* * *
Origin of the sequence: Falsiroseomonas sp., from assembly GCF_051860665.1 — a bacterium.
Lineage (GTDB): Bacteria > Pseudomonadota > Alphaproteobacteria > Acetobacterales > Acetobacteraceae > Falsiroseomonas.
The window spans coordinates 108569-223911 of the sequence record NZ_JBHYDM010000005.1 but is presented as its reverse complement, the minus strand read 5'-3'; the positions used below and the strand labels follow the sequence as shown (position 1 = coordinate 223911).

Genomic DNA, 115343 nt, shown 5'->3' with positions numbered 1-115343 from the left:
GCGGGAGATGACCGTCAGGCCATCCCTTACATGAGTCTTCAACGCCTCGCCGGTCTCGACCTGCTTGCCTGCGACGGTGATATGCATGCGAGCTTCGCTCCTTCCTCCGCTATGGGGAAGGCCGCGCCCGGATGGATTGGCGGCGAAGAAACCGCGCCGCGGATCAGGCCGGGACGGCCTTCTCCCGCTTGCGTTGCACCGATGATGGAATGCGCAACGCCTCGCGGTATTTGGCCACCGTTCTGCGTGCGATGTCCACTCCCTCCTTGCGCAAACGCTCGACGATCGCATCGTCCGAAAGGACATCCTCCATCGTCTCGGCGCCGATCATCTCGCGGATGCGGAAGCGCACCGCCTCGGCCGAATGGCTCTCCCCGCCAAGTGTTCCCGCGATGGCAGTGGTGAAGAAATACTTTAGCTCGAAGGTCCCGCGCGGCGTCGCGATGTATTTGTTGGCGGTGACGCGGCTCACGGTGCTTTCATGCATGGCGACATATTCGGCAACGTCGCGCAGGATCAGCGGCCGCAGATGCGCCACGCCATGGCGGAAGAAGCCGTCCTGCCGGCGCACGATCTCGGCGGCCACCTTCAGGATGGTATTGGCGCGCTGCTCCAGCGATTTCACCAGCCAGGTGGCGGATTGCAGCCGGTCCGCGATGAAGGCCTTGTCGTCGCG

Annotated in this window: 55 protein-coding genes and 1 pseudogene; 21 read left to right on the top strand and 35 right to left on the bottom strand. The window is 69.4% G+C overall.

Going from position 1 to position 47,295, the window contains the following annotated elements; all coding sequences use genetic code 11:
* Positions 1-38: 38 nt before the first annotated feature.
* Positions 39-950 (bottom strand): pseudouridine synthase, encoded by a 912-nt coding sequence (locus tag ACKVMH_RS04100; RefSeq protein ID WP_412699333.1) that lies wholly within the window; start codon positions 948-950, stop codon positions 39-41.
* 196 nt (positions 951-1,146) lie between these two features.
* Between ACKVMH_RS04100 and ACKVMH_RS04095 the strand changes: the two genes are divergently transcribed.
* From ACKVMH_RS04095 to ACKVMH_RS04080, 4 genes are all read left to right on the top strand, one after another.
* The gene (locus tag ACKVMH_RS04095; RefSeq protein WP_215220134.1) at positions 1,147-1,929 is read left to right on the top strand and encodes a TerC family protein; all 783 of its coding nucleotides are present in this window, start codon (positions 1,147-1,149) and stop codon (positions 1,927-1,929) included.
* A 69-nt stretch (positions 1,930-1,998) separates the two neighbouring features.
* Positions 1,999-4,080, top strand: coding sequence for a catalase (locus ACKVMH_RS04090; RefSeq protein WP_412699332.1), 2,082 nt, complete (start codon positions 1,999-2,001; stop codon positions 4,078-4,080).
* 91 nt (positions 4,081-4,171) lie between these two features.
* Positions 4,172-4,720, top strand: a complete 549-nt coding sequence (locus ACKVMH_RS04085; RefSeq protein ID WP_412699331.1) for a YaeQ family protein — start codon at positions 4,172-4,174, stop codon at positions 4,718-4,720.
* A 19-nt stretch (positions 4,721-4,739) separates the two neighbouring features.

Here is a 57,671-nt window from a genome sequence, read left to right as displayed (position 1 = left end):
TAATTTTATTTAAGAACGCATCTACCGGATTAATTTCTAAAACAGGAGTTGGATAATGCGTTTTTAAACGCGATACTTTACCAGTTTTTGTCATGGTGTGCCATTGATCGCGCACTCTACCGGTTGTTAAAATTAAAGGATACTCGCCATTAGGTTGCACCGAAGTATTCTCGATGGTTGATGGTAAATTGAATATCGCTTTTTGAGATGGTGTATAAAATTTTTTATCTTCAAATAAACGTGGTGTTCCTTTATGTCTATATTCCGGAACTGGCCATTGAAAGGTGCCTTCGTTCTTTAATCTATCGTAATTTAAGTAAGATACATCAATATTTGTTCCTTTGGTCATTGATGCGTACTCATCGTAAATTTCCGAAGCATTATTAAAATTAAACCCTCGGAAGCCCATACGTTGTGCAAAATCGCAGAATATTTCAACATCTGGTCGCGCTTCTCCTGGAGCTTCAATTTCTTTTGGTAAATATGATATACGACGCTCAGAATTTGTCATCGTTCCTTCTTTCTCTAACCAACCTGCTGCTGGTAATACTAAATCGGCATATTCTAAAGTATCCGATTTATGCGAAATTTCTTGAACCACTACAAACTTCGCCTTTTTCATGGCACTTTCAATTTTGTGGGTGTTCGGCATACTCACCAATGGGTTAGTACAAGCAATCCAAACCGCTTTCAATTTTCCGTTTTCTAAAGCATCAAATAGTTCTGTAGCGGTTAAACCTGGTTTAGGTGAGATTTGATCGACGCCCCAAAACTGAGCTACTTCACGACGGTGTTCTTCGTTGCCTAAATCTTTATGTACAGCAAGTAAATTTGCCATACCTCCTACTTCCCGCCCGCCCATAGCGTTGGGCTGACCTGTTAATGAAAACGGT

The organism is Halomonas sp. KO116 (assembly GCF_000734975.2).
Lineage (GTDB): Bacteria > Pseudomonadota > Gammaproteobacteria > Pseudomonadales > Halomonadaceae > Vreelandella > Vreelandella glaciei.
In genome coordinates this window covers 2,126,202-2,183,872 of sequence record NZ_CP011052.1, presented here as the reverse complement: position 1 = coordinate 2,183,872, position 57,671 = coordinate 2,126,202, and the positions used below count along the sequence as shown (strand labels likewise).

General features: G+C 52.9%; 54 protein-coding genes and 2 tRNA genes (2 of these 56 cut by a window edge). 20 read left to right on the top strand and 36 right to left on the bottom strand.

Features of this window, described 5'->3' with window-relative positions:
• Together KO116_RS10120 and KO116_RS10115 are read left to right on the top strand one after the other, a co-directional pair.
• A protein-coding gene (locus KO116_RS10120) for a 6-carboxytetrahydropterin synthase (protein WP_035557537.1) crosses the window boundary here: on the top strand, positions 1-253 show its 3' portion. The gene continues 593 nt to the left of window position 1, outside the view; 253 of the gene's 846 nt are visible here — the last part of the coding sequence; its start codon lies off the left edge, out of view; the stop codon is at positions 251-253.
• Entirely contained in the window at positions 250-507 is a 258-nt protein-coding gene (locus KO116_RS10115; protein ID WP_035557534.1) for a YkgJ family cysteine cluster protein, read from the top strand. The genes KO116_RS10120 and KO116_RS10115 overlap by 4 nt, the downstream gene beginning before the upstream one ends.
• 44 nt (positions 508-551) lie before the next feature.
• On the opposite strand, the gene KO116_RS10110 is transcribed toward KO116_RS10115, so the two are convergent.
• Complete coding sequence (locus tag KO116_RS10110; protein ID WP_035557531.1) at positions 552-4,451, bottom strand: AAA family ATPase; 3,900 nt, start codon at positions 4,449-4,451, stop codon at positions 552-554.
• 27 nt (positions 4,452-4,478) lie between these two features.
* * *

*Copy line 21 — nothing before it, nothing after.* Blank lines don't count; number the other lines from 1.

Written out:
The organism is Halomonas sp. KO116 (assembly GCF_000734975.2).